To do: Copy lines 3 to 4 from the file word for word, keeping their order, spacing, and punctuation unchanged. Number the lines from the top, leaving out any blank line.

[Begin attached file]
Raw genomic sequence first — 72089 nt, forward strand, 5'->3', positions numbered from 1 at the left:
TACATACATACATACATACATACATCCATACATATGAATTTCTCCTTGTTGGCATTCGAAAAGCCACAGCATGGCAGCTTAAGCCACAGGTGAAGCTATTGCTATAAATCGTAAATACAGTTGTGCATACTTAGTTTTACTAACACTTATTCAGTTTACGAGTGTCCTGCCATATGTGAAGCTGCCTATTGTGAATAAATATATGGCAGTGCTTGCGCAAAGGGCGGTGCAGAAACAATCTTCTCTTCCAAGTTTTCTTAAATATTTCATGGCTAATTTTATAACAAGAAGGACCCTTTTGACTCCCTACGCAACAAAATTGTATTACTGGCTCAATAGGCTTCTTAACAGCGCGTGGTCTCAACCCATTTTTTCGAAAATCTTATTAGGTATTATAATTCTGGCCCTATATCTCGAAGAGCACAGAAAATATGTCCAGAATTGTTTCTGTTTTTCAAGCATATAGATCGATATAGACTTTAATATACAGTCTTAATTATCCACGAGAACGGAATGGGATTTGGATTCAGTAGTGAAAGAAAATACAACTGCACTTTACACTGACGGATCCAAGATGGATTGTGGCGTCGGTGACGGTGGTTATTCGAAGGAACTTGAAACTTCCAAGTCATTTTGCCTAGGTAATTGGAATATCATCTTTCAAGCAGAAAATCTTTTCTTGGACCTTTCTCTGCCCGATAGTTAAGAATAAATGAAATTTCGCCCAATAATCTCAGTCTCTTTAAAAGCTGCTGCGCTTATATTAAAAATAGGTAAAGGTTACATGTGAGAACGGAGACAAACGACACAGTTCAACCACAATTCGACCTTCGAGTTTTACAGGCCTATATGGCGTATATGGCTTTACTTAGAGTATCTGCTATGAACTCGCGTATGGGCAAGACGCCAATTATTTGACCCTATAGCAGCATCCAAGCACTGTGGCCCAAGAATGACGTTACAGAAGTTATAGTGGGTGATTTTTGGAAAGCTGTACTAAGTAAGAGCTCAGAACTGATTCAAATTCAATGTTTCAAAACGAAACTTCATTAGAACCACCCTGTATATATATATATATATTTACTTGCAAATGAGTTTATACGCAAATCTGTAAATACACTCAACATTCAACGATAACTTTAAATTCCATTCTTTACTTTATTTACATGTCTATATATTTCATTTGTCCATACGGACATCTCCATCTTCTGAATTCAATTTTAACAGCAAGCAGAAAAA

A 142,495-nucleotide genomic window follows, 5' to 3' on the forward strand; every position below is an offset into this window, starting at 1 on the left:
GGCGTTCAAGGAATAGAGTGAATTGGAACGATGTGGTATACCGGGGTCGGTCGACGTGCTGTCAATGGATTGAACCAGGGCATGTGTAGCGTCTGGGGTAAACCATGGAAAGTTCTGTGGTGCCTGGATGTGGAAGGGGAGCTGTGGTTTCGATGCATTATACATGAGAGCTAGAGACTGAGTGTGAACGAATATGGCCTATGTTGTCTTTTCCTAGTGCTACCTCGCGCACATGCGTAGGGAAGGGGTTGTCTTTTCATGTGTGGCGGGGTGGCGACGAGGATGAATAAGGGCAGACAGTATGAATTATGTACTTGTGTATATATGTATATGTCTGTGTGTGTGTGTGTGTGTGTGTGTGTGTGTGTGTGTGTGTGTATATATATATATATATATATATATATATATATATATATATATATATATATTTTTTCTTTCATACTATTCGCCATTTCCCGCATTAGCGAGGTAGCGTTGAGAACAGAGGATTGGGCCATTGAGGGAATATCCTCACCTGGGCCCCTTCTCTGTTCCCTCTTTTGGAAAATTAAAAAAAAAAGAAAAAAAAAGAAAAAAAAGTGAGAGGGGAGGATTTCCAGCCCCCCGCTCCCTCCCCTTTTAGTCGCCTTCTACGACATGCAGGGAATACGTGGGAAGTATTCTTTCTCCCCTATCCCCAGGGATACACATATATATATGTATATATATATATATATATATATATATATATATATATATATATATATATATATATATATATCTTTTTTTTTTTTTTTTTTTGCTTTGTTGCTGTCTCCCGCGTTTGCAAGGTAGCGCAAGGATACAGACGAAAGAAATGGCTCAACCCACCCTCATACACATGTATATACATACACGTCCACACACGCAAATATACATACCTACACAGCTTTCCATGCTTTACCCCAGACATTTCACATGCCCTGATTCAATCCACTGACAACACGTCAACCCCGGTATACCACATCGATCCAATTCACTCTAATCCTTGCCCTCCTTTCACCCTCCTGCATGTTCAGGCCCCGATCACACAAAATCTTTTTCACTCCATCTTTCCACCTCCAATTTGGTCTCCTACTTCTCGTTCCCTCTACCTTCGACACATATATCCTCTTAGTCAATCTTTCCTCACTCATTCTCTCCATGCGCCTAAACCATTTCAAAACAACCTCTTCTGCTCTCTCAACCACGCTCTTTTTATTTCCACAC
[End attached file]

A 142,495-nucleotide genomic window follows, 5' to 3' on the forward strand; every position below is an offset into this window, starting at 1 on the left:
GGCGTTCAAGGAATAGAGTGAATTGGAACGATGTGGTATACCGGGGTCGGTCGACGTGCTGTCAATGGATTGAACCAGGGCATGTGTAGCGTCTGGGGTAAACCATGGAAAGTTCTGTGGTGCCTGGATGTGGAAGGGGAGCTGTGGTTTCGATGCATTATACATGAGAGCTAGAGACTGAGTGTGAACGAATATGGCCTATGTTGTCTTTTCCTAGTGCTACCTCGCGCACATGCGTAGGGAAGGGGTTGTCTTTTCATGTGTGGCGGGGTGGCGACGAGGATGAATAAGGGCAGACAGTATGAATTATGTACTTGTGTATATATGTATATGTCTGTGTGTGTGTGTGTGTGTGTGTGTGTGTGTGTGTGTGTGTGTATATATATATATATATATATATATATATATATATATATATATATATATATTTTTTCTTTCATACTATTCGCCATTTCCCGCATTAGCGAGGTAGCGTTGAGAACAGAGGATTGGGCCATTGAGGGAATATCCTCACCTGGGCCCCTTCTCTGTTCCCTCTTTTGGAAAATTAAAAAAAAAAGAAAAAAAAAGAAAAAAAAGTGAGAGGGGAGGATTTCCAGCCCCCCGCTCCCTCCCCTTTTAGTCGCCTTCTACGACATGCAGGGAATACGTGGGAAGTATTCTTTCTCCCCTATCCCCAGGGATACACATATATATATGTATATATATATATATATATATATATATATATATATATATATATATATATATATATATATATCTTTTTTTTTTTTTTTTTTTGCTTTGTTGCTGTCTCCCGCGTTTGCAAGGTAGCGCAAGGATACAGACGAAAGAAATGGCTCAACCCACCCTCATACACATGTATATACATACACGTCCACACACGCAAATATACATACCTACACAGCTTTCCATGCTTTACCCCAGACATTTCACATGCCCTGATTCAATCCACTGACAACACGTCAACCCCGGTATACCACATCGATCCAATTCACTCTAATCCTTGCCCTCCTTTCACCCTCCTGCATGTTCAGGCCCCGATCACACAAAATCTTTTTCACTCCATCTTTCCACCTCCAATTTGGTCTCCTACTTCTCGTTCCCTCTACCTTCGACACATATATCCTCTTAGTCAATCTTTCCTCACTCATTCTCTCCATGCGCCTAAACCATTTCAAAACAACCTCTTCTGCTCTCTCAACCACGCTCTTTTTATTTCCACAC